There was a time when The New Republic could be counted on for one thing: the defense of Israel, holding up the necessity of maintaining the U.S.-Israel alliance, and a comprehension that the only democracy in the Middle East deserves our support not only because it is morally right, but because it is in the interest of America’s national security. A few days ago, however,many of the magazine’s readers were shocked to find an article on its website by Senior Editor John B. Judis titled “Why the U.S. Should Support Palestinian Statehood at the U.N.”
It is the type of screed that one has come to expect in the pages of The Nation, The New York Review of Books and The American Conservative, as well as in the writings of Stephen Walt and John Mearsheimer. These venues in particular have had wide influence and distribution, and certainly, a similar form of argument has no need to also take up the pages of TNR. In many ways, publishing of the piece by its current editors is nothing but a spit in the face to the Editor-in-Chief Emeritus of TNR, Martin Peretz. His unabashed defense of the Jewish state and his moral clarity about the issues underlying the world’s growing attacks on Israel have regularly enraged the the chorus of Israel bashers. To have a piece of this nature now appear in the journal of opinion he has led for years and which he has funded is a rebuke to him from the team that now runs the magazine.
The Judis article is especially repugnant because it contains many falsehoods, bad history, and a failure to understand the issues contributing to the hatred for Israel that is growing around the world. Let me begin with the very first paragraph. Judis writes:
Obama’s position would have made sense if the Israeli government of Benjamin Netanyahu had made generous offers at the negotiating table that the Palestinians have been spurning, but the Netanyahu government has not.
Had Judis done some background research, he would know that the last major offer that the Palestinians spurned was that by outgoing PM Ehud Olmert, who offered them the store, and which Abbas turned down flat. In a previous blog, I dealt with this issue, pointing out, among other things, that Abbas gave away the ruse when he acknowledged that by saying that Israel had occupied Palestine for 63 years, he was acknowledging that “it is not current policy of the Netanyahu government that has caused the failure of peace, but the very creation in May of 1948 of the state of Israel!” And previously, PJM readers had their attention called to Sol Stern’s important article which presented the evidence of how Abbas turned down a magnanimous offer from Olmert that could have led to a very real peace.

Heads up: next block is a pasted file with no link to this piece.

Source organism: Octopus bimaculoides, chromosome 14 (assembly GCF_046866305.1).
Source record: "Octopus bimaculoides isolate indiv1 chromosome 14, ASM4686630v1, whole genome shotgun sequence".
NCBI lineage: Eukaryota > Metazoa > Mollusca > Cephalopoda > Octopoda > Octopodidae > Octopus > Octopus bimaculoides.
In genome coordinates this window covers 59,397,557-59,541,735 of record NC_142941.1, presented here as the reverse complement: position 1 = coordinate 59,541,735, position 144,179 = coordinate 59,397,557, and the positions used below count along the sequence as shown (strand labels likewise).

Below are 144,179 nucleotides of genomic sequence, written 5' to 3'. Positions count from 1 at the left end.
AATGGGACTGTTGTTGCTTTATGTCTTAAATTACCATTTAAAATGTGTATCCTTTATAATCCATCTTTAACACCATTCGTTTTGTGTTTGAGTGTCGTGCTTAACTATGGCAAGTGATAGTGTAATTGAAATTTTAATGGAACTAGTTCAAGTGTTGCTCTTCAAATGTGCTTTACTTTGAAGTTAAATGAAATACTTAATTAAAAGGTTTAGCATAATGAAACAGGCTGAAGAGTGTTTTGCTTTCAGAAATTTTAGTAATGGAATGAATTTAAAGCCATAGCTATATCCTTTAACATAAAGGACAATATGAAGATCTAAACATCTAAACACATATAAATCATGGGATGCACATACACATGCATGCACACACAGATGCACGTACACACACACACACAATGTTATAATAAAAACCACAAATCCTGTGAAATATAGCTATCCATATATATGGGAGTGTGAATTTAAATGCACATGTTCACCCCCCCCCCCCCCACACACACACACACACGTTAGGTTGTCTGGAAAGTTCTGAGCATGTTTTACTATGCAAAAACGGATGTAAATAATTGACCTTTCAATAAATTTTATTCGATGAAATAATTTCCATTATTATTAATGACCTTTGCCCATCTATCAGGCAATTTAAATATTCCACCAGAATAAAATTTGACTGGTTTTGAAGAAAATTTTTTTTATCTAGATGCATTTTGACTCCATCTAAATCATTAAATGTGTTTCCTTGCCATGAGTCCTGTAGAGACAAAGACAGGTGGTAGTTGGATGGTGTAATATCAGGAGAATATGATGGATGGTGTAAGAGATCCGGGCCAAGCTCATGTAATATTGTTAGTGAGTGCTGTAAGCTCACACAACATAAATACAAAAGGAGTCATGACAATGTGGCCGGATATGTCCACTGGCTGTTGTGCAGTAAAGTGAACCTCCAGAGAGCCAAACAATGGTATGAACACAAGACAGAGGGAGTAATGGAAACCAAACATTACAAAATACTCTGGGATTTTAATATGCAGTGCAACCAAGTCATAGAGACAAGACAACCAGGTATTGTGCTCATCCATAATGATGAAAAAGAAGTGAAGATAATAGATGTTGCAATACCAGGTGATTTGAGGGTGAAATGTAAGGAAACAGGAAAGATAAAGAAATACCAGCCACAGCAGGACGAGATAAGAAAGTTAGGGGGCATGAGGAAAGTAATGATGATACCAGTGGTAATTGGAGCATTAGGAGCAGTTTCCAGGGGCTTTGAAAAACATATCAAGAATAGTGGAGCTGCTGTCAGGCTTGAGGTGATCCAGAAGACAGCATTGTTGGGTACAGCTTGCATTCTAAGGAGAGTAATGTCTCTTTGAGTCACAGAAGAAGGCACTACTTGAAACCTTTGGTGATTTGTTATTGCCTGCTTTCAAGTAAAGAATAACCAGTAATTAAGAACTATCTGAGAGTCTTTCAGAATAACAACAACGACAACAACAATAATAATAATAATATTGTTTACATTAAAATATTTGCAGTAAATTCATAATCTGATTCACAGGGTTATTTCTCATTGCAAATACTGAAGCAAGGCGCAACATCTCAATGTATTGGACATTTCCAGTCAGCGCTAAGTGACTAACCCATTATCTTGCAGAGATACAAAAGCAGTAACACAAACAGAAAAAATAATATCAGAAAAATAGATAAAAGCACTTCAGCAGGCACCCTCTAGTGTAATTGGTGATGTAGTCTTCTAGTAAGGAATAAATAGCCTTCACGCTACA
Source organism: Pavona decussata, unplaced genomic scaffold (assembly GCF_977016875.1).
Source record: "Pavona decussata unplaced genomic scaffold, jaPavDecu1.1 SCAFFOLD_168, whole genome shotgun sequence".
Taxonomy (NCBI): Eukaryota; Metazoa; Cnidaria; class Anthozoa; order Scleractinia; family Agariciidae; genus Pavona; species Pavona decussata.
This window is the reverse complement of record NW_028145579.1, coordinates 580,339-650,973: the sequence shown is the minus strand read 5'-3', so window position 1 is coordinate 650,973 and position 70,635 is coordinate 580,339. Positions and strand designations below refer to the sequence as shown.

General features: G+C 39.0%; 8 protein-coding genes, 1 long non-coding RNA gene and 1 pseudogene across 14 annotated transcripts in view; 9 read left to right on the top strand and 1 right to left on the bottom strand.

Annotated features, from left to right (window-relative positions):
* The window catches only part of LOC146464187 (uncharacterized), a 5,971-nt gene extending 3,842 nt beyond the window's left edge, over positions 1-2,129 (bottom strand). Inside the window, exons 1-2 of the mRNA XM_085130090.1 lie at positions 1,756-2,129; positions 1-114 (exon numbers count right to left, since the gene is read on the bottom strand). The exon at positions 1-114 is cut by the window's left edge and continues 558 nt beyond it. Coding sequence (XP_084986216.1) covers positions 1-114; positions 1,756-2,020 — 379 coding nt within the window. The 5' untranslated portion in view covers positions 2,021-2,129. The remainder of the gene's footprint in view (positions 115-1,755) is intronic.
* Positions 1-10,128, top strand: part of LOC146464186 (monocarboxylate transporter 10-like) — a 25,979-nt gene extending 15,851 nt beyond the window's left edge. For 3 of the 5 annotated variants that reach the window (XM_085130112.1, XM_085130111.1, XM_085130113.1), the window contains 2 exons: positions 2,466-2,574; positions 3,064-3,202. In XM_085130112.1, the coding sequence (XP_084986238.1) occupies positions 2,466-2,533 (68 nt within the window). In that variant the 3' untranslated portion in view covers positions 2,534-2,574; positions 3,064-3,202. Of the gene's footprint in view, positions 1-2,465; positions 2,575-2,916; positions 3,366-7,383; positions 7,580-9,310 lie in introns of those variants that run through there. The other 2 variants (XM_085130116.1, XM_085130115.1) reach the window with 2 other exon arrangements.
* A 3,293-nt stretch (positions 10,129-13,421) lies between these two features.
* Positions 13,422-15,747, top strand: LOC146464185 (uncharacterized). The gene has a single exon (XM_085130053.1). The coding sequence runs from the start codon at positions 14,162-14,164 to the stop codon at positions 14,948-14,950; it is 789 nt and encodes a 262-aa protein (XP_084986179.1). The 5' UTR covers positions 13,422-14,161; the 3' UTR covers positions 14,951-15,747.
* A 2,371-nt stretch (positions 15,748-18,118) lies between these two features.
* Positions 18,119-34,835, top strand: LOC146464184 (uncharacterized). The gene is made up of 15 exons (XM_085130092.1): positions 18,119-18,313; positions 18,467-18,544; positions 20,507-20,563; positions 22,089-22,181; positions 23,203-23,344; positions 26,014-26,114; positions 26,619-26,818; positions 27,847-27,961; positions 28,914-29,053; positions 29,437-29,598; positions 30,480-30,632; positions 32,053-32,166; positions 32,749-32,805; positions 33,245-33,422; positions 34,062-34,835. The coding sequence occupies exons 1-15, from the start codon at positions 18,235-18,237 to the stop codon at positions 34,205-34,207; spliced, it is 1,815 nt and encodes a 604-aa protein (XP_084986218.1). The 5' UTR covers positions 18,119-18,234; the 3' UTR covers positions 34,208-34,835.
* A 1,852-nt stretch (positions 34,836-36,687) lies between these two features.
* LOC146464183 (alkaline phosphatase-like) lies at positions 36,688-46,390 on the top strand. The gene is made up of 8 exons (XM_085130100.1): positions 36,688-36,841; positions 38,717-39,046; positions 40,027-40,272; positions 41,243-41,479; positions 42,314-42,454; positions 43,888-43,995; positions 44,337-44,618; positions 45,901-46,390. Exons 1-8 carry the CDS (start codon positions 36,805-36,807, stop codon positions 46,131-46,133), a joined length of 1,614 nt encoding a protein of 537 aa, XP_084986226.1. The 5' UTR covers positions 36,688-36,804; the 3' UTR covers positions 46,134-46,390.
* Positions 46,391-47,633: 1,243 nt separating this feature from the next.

Second, Judis goes into the UN’s 1947 General Assembly vote to divide Palestine into two areas, one Jewish and the other Arab. He writes that
In September of 1947, Truman decided to back the Zionist demand for a state in part of Palestine, and American representatives were able to win support within the committee and the General Assembly for a plan that within three years would have created two states and an internationalized Jerusalem. That didn’t establish at once a Jewish majority state, but was a very important step toward doing so.
What any honest and knowledgeable observer would note is that from that moment on, the Arabs, and later the representatives of the Palestinians, turned down the offer point blank, vowing to fight and shed blood to the end to prevent the creation of any Jewish state. Indeed, that is what the phony issue of “the right of return” is all about, the refusal to accept the reality of Israel’s existence.
Next, look at this sentence by Judis:
Perhaps in 1919, there was not as strong a moral case for a Jewish-controlled state in a land inhabited primarily—about 90 percent—by Arab Muslims and Christians. (A case could be made for a homeland for the persecuted from Russia’s Pale of Settlement, but not necessarily for a state, and certainly not, as Zionists of the time advocated, a state that encompassed what would be Palestine and Jordan.)
Note first Judis’ qualifying “perhaps,” with the implication that no reason existed for such a state until after the Holocaust. Second, he does not seem aware that the mainstream Zionists accepted the idea of a homeland or state within the Mandate territory established by the League of Nations after World War I, which included TransJordan. When Winston Churchill cut that area off from the rest of the Mandate, that decision was also accepted by the Yishuv, the Jewish community in Palestine.